Up until a few decades ago, detecting gravitational waves was considered an impossible task. In fact, in the 1950s, physicists were still heatedly debating whether the waves were actual physical entities and whether they could carry energy. The turning point was a 1957 conference in Chapel Hill, North Carolina [2, 3]. There, the theorist Felix Pirani pointed out a connection between Newton’s second law and the equation of geodesic deviation, which describes the effect of tidal forces in general relativity. This connection allowed him to show that the relative accelerations of neighboring particles in the presence of a gravitational wave provide a physically meaningful—and measurable—way to observe it. Sadly, Pirani, who laid the groundwork for our modern thinking about gravitational waves and how to detect them, passed away on December 31, 2015, just weeks before the LIGO scientists announced their discovery.

Other prominent physicists at the meeting, including Joseph Weber, Richard Feynman, and Hermann Bondi, were instrumental in pushing Pirani’s ideas forward. Feynman and Bondi, in particular, developed Pirani's observation into what is now known as the “sticky bead” thought experiment. They argued that if beads sliding on a sticky rod accelerated under the effect of a passing gravitational wave, then they must surely also transfer heat to the rod by friction. This heat transfer is proof that gravitational waves must indeed carry energy, and are therefore, in principle, detectable.

Interest in carrying out such experiments wasn’t immediate. As Pirani noted in his 1964 lectures on gravitational radiation [4], Weber thought that meaningful laboratory experiments were “impossible by several orders of magnitude.” At about the same time, William Fowler (the future Nobel laureate) suggested that a large fraction of the energy emitted by so-called massive double quasars—what we now know as black hole binaries—might be in the form of gravitational radiation. Pirani, however, felt that the direct observation of gravitational waves was not “necessary or sufficient” to justify a corresponding theory, arguing that unless physicists figured out a way to quantize gravity, such a theory would not “have much to do with physics” [4].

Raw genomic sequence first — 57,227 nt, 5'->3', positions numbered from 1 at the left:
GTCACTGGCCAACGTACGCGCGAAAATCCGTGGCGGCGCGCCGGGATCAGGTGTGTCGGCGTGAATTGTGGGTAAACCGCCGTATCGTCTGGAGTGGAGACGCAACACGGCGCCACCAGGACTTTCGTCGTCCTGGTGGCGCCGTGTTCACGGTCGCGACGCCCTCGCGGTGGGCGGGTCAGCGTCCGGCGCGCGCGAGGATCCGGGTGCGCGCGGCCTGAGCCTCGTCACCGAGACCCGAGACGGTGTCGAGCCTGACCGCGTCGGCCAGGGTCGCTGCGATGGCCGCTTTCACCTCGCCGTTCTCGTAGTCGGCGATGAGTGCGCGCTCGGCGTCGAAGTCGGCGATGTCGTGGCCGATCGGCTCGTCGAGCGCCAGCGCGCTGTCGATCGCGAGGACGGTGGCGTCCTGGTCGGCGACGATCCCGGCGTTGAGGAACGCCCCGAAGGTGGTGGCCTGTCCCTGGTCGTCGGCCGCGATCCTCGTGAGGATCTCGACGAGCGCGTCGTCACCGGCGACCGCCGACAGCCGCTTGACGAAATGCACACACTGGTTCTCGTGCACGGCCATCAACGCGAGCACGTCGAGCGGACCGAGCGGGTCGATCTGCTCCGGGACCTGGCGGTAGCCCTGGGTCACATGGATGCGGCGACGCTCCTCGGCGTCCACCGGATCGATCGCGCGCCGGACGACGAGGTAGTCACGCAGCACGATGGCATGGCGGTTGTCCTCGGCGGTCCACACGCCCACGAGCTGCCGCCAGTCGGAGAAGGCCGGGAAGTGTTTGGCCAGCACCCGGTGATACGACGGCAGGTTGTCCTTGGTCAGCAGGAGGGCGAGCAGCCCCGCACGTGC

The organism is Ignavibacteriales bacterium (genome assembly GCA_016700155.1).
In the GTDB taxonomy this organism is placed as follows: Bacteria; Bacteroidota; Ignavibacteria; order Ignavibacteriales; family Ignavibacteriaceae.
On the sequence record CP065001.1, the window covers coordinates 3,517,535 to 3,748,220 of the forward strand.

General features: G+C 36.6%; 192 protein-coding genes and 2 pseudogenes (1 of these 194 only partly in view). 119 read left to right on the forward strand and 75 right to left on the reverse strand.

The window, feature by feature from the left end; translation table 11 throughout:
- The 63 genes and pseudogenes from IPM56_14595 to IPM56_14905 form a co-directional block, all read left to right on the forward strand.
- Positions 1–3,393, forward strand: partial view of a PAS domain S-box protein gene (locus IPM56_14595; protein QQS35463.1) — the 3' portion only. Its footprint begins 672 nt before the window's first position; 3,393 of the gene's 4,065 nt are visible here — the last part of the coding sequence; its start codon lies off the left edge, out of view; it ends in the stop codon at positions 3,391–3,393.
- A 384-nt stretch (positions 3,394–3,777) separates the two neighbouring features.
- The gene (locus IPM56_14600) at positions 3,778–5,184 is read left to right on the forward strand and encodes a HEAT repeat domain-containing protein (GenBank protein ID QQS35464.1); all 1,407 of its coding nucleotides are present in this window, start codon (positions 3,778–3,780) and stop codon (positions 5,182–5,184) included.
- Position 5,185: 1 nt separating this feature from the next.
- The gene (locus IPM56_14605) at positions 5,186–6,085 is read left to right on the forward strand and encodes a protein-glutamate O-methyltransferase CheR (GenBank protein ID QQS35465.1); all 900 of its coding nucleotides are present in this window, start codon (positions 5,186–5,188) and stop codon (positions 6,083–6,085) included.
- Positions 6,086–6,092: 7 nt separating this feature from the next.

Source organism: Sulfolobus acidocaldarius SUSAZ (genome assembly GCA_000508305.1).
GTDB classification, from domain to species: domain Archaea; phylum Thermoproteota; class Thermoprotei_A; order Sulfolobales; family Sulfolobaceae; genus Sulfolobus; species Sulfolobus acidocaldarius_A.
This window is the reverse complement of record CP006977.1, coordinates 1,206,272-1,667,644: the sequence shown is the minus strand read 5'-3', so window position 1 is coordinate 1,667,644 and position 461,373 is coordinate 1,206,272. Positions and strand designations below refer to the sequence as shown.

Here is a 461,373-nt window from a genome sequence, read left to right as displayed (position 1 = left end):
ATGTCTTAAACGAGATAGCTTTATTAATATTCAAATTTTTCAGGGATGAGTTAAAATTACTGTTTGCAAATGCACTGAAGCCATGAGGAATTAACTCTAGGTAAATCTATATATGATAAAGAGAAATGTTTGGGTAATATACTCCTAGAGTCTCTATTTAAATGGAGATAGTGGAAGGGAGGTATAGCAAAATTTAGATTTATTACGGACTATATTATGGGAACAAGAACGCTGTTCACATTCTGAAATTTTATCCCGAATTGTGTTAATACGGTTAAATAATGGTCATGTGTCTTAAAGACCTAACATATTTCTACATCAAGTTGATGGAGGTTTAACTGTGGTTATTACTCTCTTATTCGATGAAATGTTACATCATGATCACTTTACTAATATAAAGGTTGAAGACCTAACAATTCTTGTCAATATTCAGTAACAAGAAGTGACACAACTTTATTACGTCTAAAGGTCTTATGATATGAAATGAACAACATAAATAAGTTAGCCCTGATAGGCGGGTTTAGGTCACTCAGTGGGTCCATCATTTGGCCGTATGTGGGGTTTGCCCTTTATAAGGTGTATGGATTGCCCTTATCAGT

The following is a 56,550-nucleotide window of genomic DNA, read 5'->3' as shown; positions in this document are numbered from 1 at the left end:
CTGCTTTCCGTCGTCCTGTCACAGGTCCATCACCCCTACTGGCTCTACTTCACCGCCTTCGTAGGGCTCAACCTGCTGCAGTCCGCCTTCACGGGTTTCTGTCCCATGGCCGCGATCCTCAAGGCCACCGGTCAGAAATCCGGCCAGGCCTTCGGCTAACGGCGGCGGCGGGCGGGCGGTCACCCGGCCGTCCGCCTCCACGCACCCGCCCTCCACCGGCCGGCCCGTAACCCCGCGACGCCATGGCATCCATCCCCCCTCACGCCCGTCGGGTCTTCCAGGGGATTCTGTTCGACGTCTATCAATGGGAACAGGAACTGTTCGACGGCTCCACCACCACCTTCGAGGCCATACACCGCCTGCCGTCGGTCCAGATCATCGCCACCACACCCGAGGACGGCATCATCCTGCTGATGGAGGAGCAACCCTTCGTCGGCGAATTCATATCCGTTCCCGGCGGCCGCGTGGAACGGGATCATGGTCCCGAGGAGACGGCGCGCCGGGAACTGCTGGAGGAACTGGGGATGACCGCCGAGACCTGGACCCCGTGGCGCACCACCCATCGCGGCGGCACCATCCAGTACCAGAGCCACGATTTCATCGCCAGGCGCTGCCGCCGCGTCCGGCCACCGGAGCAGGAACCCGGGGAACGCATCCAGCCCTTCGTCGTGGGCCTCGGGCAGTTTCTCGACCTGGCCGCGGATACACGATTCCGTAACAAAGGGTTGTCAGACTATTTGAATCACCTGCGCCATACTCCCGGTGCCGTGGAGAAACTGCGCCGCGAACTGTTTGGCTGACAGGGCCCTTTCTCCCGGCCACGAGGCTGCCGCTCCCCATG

What galvanized the field was a 1969 paper from Weber, who claimed he had detected gravitational radiation with a resonant bar detector (see 22 December 2005 Focus story). The finding was controversial—physicists could not duplicate it and by the mid-1970s, most agreed that Weber had likely been incorrect. However, a few years later a young professor at the Massachusetts Institute of Technology named Rainer Weiss was preparing for his course on relativity when he came across a proposal by Pirani for detecting gravitational waves. Pirani had suggested using light signals to see the variations in the positions of neighboring particles when a wave passed. His idea, with one key modification, led to the genesis of LIGO: rather than using the timing of short light pulses, Weiss proposed to make phase measurements in a Michelson interferometer [5]. Ronald Drever, Kip Thorne, and many others made crucial contributions to developing this idea into what LIGO is today. (See Ref. [2] for a historical account.)

Now, what was once considered “impossible by several orders of magnitude” is a reality. To confirm the gravitational-wave nature of their signal, the researchers used two different data analysis methods. The first was to determine whether the excess power in the photodetector could be caused by a signal, given their best estimate of the noise, but without any assumptions about the origin of the signal itself. From this analysis, they could say that a transient, “unmodeled” signal was observed with a statistical significance greater than $4.6𝜎$. The second method involved comparing the instrumental output (signal plus noise) with signals of merging black holes that were calculated using general relativity. From this so-called matched-filtering search, the researchers concluded that the significance of the observation was greater than $5.1𝜎$.